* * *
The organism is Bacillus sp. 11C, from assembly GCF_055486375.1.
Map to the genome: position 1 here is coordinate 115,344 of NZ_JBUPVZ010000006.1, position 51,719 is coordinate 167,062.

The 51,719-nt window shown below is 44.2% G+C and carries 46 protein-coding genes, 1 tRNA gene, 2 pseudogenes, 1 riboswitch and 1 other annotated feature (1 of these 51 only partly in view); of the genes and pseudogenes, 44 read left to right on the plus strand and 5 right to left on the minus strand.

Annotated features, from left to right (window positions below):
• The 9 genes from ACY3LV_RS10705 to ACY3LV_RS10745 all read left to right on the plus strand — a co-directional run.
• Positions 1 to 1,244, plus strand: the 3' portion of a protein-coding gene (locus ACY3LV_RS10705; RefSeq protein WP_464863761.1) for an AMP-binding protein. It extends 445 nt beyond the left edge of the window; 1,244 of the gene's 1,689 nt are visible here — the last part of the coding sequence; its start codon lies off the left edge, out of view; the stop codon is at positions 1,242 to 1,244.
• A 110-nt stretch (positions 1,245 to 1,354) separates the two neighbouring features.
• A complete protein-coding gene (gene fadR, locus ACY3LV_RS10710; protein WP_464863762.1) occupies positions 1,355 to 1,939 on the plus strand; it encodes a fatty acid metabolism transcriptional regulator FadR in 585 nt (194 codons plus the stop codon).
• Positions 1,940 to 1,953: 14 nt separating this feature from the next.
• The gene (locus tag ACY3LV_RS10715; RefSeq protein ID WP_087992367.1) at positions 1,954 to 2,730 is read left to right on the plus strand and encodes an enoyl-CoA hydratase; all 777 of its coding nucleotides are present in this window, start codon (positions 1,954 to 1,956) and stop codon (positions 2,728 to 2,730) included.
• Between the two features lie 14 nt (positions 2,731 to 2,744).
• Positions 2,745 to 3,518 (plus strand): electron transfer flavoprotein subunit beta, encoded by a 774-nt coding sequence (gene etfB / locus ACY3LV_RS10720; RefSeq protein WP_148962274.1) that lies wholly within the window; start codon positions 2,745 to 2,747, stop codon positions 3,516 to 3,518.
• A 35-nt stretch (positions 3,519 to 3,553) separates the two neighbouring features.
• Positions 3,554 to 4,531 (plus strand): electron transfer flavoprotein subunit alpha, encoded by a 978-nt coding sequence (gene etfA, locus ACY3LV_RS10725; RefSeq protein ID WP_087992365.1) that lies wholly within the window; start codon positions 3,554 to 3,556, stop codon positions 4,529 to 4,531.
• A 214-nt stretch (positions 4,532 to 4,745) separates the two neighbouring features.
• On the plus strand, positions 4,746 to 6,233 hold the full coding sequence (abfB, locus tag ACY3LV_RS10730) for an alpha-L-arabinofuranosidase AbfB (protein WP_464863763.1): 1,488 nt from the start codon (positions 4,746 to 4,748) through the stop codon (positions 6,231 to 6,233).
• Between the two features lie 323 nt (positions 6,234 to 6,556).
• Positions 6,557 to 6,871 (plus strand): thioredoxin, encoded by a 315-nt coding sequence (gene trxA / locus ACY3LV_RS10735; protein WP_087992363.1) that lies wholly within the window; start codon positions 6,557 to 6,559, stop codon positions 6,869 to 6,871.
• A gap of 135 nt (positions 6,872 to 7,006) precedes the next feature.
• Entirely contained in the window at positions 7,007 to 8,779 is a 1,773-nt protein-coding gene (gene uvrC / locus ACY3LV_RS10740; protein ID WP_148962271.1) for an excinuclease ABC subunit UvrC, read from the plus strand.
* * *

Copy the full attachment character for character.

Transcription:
The organism is Bacillus sp. 11C, from assembly GCF_055486375.1.
Map to the genome: position 1 here is coordinate 115,344 of NZ_JBUPVZ010000006.1, position 51,719 is coordinate 167,062.

The 51,719-nt window shown below is 44.2% G+C and carries 46 protein-coding genes, 1 tRNA gene, 2 pseudogenes, 1 riboswitch and 1 other annotated feature (1 of these 51 only partly in view); of the genes and pseudogenes, 44 read left to right on the plus strand and 5 right to left on the minus strand.

Annotated features, from left to right (window positions below):
• The 9 genes from ACY3LV_RS10705 to ACY3LV_RS10745 all read left to right on the plus strand — a co-directional run.
• Positions 1 to 1,244, plus strand: the 3' portion of a protein-coding gene (locus ACY3LV_RS10705; RefSeq protein WP_464863761.1) for an AMP-binding protein. It extends 445 nt beyond the left edge of the window; 1,244 of the gene's 1,689 nt are visible here — the last part of the coding sequence; its start codon lies off the left edge, out of view; the stop codon is at positions 1,242 to 1,244.
• A 110-nt stretch (positions 1,245 to 1,354) separates the two neighbouring features.
• A complete protein-coding gene (gene fadR, locus ACY3LV_RS10710; protein WP_464863762.1) occupies positions 1,355 to 1,939 on the plus strand; it encodes a fatty acid metabolism transcriptional regulator FadR in 585 nt (194 codons plus the stop codon).
• Positions 1,940 to 1,953: 14 nt separating this feature from the next.
• The gene (locus tag ACY3LV_RS10715; RefSeq protein ID WP_087992367.1) at positions 1,954 to 2,730 is read left to right on the plus strand and encodes an enoyl-CoA hydratase; all 777 of its coding nucleotides are present in this window, start codon (positions 1,954 to 1,956) and stop codon (positions 2,728 to 2,730) included.
• Between the two features lie 14 nt (positions 2,731 to 2,744).
• Positions 2,745 to 3,518 (plus strand): electron transfer flavoprotein subunit beta, encoded by a 774-nt coding sequence (gene etfB / locus ACY3LV_RS10720; RefSeq protein WP_148962274.1) that lies wholly within the window; start codon positions 2,745 to 2,747, stop codon positions 3,516 to 3,518.
• A 35-nt stretch (positions 3,519 to 3,553) separates the two neighbouring features.
• Positions 3,554 to 4,531 (plus strand): electron transfer flavoprotein subunit alpha, encoded by a 978-nt coding sequence (gene etfA, locus ACY3LV_RS10725; RefSeq protein ID WP_087992365.1) that lies wholly within the window; start codon positions 3,554 to 3,556, stop codon positions 4,529 to 4,531.
• A 214-nt stretch (positions 4,532 to 4,745) separates the two neighbouring features.
• On the plus strand, positions 4,746 to 6,233 hold the full coding sequence (abfB, locus tag ACY3LV_RS10730) for an alpha-L-arabinofuranosidase AbfB (protein WP_464863763.1): 1,488 nt from the start codon (positions 4,746 to 4,748) through the stop codon (positions 6,231 to 6,233).
• Between the two features lie 323 nt (positions 6,234 to 6,556).
• Positions 6,557 to 6,871 (plus strand): thioredoxin, encoded by a 315-nt coding sequence (gene trxA / locus ACY3LV_RS10735; protein WP_087992363.1) that lies wholly within the window; start codon positions 6,557 to 6,559, stop codon positions 6,869 to 6,871.
• A gap of 135 nt (positions 6,872 to 7,006) precedes the next feature.
• Entirely contained in the window at positions 7,007 to 8,779 is a 1,773-nt protein-coding gene (gene uvrC / locus ACY3LV_RS10740; protein ID WP_148962271.1) for an excinuclease ABC subunit UvrC, read from the plus strand.